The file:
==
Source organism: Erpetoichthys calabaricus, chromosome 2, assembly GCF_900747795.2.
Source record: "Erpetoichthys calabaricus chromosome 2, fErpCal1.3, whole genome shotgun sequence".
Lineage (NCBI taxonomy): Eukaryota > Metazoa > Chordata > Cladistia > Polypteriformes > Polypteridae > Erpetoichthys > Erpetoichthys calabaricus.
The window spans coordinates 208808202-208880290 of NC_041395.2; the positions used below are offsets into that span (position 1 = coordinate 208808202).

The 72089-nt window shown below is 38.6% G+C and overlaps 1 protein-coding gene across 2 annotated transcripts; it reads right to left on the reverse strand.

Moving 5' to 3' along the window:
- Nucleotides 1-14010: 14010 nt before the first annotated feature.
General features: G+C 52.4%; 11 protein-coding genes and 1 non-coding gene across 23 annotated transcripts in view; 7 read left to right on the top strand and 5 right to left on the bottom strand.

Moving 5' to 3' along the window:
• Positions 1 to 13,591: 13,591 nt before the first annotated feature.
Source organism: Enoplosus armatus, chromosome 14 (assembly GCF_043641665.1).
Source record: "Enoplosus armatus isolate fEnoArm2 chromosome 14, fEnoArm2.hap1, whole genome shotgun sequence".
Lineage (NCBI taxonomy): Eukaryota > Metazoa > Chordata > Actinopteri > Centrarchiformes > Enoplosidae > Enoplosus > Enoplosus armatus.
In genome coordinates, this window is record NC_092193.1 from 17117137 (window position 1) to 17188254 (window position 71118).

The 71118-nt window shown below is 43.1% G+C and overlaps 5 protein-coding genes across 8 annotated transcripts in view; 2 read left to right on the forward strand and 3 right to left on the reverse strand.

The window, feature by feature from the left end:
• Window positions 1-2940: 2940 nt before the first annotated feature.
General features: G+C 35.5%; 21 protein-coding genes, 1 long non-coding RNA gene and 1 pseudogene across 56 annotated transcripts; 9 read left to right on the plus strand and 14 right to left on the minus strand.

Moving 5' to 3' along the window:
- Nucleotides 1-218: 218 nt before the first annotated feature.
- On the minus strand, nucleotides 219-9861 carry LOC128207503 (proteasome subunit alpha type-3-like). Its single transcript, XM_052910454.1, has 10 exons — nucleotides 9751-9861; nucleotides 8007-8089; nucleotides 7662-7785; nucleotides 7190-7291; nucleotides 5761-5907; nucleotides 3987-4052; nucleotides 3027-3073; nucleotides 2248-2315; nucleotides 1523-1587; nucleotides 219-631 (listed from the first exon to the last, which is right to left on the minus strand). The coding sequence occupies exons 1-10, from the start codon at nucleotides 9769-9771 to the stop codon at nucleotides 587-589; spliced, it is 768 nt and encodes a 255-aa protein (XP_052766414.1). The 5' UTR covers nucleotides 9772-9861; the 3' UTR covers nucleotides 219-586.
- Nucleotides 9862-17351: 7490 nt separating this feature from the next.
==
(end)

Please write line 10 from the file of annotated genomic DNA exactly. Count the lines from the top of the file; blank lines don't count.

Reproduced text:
• Positions 1 to 13,591: 13,591 nt before the first annotated feature.